‘I was also given steroids, which help but have awful side effects like weight gain.
‘The medication really helped but sometimes the side effects are almost just as bad as the condition.’
Sarah’s condition is managed with medication but she still has flares and she had to give up her job as a marketing manager in 2012 because of the impact of her condition.
She explains: ‘They were so great and tried to hard to help me but it as just too difficult. I had a whole grief process with that because my job was a huge part of my identity.
‘Now it still impacts me every day but some days are worse than others. Some days I just can’t get out of bed and I just accept that.
‘I’m careful to pace myself to do the things that are important to me but it is hard for people to understand that one day I am fine to go out and the next day I can’t do the thing we had planned.’
Most people living with the condition are female – 90% are women and just 10% of lupus patients are men.
Chris Clarke, who was diagnosed in 2012 at the age of 18, says that although he has received a huge amount of support, it can be isolating being a man with the condition.
Now 25, he was diagnosed by chance when he developed a rash after playing rugby.
He was training to join the military and trying to improve his fitness when the typical ‘butterfly rash’ across the nose and cheeks appeared.
Chris, from Glenrothes, Scotland, went to his doctor, who prescribed antibiotics but after they finished the rash remained and he was feeling more unwell.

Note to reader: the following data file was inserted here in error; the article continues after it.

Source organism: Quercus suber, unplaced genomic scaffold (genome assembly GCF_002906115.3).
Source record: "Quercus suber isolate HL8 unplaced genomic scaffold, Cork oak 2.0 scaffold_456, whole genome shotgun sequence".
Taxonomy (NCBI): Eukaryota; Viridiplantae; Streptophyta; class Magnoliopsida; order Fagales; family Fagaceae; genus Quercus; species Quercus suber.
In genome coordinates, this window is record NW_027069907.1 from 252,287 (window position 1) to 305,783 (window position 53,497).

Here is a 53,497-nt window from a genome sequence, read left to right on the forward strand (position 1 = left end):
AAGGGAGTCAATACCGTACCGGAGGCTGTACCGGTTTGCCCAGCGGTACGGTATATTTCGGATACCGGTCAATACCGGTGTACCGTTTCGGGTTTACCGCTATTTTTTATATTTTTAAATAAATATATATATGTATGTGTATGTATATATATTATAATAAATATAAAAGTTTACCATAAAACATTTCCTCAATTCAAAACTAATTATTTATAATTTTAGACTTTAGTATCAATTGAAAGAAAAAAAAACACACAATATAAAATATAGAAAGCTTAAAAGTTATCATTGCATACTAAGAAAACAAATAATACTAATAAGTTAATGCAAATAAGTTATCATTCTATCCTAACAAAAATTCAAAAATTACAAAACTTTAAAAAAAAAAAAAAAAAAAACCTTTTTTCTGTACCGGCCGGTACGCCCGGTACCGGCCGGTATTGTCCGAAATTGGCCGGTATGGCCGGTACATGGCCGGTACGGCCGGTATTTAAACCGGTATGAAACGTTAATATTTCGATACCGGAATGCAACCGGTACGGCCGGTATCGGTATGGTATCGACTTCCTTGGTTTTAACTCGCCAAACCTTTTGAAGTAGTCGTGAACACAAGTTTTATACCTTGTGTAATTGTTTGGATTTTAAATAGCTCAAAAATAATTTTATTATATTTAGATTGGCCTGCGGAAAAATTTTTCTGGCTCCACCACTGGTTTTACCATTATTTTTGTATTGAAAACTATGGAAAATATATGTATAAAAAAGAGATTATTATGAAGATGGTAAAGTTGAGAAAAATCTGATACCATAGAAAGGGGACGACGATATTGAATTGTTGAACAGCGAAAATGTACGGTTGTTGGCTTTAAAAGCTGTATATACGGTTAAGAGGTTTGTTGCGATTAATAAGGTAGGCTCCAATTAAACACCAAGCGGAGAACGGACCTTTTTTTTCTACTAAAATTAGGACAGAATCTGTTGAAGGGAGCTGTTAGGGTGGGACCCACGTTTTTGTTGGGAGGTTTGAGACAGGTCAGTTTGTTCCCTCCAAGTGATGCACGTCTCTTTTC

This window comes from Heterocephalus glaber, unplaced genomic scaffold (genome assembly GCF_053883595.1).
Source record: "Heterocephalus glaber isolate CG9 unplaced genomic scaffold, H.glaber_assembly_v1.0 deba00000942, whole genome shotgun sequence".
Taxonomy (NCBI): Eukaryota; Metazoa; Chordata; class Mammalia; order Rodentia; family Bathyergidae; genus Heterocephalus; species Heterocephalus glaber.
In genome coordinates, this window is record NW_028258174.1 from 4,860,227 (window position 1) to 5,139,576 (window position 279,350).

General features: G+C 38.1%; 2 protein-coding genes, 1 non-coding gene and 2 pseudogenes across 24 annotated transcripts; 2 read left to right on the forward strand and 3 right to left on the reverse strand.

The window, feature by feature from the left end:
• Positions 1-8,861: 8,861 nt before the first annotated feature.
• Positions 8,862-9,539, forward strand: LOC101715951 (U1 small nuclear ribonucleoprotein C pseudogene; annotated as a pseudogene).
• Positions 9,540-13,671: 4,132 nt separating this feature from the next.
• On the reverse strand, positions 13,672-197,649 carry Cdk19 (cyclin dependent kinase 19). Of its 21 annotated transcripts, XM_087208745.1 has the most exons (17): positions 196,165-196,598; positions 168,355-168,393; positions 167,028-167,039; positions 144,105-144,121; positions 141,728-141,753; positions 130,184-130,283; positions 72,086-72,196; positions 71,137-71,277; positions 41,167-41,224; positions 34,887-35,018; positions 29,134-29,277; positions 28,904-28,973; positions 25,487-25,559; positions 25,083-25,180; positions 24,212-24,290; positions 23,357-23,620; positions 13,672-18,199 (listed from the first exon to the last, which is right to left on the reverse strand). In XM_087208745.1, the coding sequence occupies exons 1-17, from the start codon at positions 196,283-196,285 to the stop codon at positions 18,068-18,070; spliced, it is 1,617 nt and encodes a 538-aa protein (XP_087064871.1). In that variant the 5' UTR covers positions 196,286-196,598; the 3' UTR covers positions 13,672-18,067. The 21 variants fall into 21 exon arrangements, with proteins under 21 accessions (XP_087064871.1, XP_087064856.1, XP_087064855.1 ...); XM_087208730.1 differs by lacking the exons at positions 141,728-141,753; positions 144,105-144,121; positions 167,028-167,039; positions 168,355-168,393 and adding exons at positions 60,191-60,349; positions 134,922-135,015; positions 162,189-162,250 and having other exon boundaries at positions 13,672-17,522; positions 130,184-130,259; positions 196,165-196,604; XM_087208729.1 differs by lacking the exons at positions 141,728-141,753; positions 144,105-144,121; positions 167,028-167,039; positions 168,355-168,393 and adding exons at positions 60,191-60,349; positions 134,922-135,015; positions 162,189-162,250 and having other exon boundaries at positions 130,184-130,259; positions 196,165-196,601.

He was referred to a dermatologist who took a skin biopsy and carried out other tests until in June 2012, he was told he had lupus and started treatment.
He says: ‘I had never heard of it and I was taken back a bit because all my plans had to change.
‘I wasn’t able to join the military and I had to cancel a three-month-long trip to America.’
Although upset, Chris focused on getting his condition under control and his severe symptoms calmed down.
He was monitored by doctors to see how the lupus was affecting him but in 2015, he got a phone call just as he was heading off on a family holiday to say his kidney function had declined to 35% and he needed an urgent hospital appointment.
Lupus affects each person differently and in some cases, like Chris’, it can attack the kidney.
Chris was given medication to try to stop the kidney damage but unfortunately, it continued and last year, he had to start dialysis when his function declined to 4%. A dialysis machine works by processing the waste and excess fluid from the body – something the kidney usually does.
Although he was able to do it himself at home, Chris had to give up work and move back in with his parents.
In April this year, he was placed on the transplant waiting list and just four weeks agoing on August 15, just before 3 am, he got a call to say they had a suitable kidney for him.
He explains: ‘It was such a surreal moment. I was trying to wake up my parents and explain to them we needed to go to Edinburgh right now, while I was still on the phone to the hospital.
‘I had the transplant later that morning and it all went really well. It is very tragic that someone had to pass away for me to get this but I am so glad to have been given this chance.’
Source: Read Full Article